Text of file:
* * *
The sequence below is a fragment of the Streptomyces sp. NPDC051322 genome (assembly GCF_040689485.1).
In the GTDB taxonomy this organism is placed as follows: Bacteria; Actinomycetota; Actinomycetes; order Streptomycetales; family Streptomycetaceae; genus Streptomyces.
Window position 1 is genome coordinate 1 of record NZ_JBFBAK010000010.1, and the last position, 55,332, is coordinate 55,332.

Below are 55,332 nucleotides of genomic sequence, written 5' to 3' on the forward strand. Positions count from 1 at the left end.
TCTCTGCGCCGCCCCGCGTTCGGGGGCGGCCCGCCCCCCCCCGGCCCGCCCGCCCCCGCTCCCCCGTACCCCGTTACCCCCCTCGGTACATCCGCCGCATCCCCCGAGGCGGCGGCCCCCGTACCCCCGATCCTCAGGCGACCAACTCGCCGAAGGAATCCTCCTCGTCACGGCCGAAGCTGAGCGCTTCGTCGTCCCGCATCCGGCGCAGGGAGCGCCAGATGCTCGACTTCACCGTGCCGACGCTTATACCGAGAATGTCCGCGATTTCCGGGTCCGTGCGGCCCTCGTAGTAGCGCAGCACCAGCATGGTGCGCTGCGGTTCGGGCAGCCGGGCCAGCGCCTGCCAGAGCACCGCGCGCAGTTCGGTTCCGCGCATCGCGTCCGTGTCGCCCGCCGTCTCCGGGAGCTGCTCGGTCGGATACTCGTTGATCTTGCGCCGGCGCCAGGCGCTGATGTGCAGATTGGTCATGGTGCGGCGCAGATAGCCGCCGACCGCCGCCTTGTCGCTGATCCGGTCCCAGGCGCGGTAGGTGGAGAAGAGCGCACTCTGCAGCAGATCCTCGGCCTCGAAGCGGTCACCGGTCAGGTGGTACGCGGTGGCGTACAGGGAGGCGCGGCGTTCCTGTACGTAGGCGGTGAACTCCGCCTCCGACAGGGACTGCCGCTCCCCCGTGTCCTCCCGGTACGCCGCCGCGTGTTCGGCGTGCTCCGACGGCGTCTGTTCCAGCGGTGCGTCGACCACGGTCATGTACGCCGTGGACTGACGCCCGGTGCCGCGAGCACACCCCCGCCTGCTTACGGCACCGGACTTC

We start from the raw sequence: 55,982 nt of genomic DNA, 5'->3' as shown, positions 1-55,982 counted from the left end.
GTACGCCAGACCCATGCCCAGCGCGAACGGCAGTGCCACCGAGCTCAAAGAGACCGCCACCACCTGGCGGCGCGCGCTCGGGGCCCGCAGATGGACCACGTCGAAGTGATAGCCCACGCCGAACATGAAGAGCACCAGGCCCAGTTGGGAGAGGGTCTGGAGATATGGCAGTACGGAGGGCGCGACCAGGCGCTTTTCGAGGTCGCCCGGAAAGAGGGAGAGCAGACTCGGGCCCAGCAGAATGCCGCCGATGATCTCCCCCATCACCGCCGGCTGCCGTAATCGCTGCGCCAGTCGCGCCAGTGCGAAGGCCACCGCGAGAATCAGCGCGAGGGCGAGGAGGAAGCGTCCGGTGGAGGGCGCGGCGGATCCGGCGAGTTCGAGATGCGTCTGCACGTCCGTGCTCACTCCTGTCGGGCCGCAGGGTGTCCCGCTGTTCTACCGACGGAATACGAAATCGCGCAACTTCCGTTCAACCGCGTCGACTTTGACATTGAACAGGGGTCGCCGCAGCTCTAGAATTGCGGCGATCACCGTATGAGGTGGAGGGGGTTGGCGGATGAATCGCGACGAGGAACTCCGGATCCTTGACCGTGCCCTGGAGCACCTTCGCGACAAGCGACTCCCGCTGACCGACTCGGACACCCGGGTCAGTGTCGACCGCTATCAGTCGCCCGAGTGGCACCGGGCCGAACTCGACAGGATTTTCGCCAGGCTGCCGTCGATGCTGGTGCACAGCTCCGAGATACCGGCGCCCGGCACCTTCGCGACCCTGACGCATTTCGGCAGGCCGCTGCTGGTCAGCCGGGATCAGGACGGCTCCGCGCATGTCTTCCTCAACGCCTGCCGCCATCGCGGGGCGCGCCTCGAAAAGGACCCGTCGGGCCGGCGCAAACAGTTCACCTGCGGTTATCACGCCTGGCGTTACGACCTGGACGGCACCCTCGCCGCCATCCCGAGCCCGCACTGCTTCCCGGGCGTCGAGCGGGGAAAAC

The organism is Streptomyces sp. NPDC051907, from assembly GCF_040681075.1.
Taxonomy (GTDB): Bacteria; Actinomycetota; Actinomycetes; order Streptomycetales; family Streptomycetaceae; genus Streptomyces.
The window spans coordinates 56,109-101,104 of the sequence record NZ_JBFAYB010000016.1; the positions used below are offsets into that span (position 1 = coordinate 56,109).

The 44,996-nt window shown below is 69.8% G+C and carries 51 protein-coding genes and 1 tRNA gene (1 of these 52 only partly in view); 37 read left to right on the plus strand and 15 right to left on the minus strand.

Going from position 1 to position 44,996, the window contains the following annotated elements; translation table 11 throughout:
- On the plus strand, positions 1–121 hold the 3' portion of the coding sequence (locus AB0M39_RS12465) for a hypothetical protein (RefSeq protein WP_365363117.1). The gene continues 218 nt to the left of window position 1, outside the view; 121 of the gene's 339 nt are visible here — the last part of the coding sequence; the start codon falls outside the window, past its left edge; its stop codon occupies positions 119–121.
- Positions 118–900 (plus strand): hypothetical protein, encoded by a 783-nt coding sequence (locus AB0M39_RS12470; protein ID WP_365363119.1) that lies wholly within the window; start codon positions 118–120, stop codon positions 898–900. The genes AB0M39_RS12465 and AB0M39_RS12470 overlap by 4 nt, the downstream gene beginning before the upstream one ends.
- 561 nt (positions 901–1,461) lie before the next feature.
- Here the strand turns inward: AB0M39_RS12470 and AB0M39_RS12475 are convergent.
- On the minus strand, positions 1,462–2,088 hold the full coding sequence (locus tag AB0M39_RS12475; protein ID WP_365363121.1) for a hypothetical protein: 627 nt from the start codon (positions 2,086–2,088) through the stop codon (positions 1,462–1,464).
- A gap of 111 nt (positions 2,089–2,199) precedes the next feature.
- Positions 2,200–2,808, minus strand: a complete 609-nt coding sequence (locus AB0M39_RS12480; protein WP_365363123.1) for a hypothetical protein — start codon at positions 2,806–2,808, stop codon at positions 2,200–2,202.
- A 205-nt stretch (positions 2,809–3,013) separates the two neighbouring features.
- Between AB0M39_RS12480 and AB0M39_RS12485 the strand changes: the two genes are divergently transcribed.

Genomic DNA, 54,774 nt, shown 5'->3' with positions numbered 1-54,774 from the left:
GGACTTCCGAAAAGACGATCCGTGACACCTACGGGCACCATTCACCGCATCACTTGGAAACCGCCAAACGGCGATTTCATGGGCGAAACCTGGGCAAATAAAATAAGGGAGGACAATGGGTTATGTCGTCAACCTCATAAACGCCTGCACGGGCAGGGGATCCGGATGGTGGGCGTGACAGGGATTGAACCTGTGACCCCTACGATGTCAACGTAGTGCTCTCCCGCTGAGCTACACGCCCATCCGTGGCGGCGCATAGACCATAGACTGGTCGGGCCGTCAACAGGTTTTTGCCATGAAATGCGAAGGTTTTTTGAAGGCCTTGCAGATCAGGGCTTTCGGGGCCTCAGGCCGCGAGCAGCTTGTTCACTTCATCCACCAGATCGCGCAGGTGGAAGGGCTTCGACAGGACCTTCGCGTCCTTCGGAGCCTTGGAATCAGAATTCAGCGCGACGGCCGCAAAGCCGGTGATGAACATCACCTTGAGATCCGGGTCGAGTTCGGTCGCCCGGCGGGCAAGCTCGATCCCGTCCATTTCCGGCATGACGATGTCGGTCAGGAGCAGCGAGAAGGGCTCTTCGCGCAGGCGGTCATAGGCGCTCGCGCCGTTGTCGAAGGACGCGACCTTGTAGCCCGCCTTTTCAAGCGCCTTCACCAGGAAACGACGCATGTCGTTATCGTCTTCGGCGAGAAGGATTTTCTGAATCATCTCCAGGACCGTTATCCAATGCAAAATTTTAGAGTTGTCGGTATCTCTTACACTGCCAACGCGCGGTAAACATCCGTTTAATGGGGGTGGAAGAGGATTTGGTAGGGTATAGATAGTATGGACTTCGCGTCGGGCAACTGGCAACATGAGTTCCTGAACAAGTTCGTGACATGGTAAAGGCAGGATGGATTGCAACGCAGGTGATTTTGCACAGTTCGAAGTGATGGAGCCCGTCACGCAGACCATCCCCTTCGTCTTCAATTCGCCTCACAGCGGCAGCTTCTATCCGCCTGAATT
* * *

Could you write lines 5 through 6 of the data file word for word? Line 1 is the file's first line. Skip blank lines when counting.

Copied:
TCTCTGCGCCGCCCCGCGTTCGGGGGCGGCCCGCCCCCCCCCGGCCCGCCCGCCCCCGCTCCCCCGTACCCCGTTACCCCCCTCGGTACATCCGCCGCATCCCCCGAGGCGGCGGCCCCCGTACCCCCGATCCTCAGGCGACCAACTCGCCGAAGGAATCCTCCTCGTCACGGCCGAAGCTGAGCGCTTCGTCGTCCCGCATCCGGCGCAGGGAGCGCCAGATGCTCGACTTCACCGTGCCGACGCTTATACCGAGAATGTCCGCGATTTCCGGGTCCGTGCGGCCCTCGTAGTAGCGCAGCACCAGCATGGTGCGCTGCGGTTCGGGCAGCCGGGCCAGCGCCTGCCAGAGCACCGCGCGCAGTTCGGTTCCGCGCATCGCGTCCGTGTCGCCCGCCGTCTCCGGGAGCTGCTCGGTCGGATACTCGTTGATCTTGCGCCGGCGCCAGGCGCTGATGTGCAGATTGGTCATGGTGCGGCGCAGATAGCCGCCGACCGCCGCCTTGTCGCTGATCCGGTCCCAGGCGCGGTAGGTGGAGAAGAGCGCACTCTGCAGCAGATCCTCGGCCTCGAAGCGGTCACCGGTCAGGTGGTACGCGGTGGCGTACAGGGAGGCGCGGCGTTCCTGTACGTAGGCGGTGAACTCCGCCTCCGACAGGGACTGCCGCTCCCCCGTGTCCTCCCGGTACGCCGCCGCGTGTTCGGCGTGCTCCGACGGCGTCTGTTCCAGCGGTGCGTCGACCACGGTCATGTACGCCGTGGACTGACGCCCGGTGCCGCGAGCACACCCCCGCCTGCTTACGGCACCGGACTTC

We start from the raw sequence: 55,982 nt of genomic DNA, 5'->3' as shown, positions 1-55,982 counted from the left end.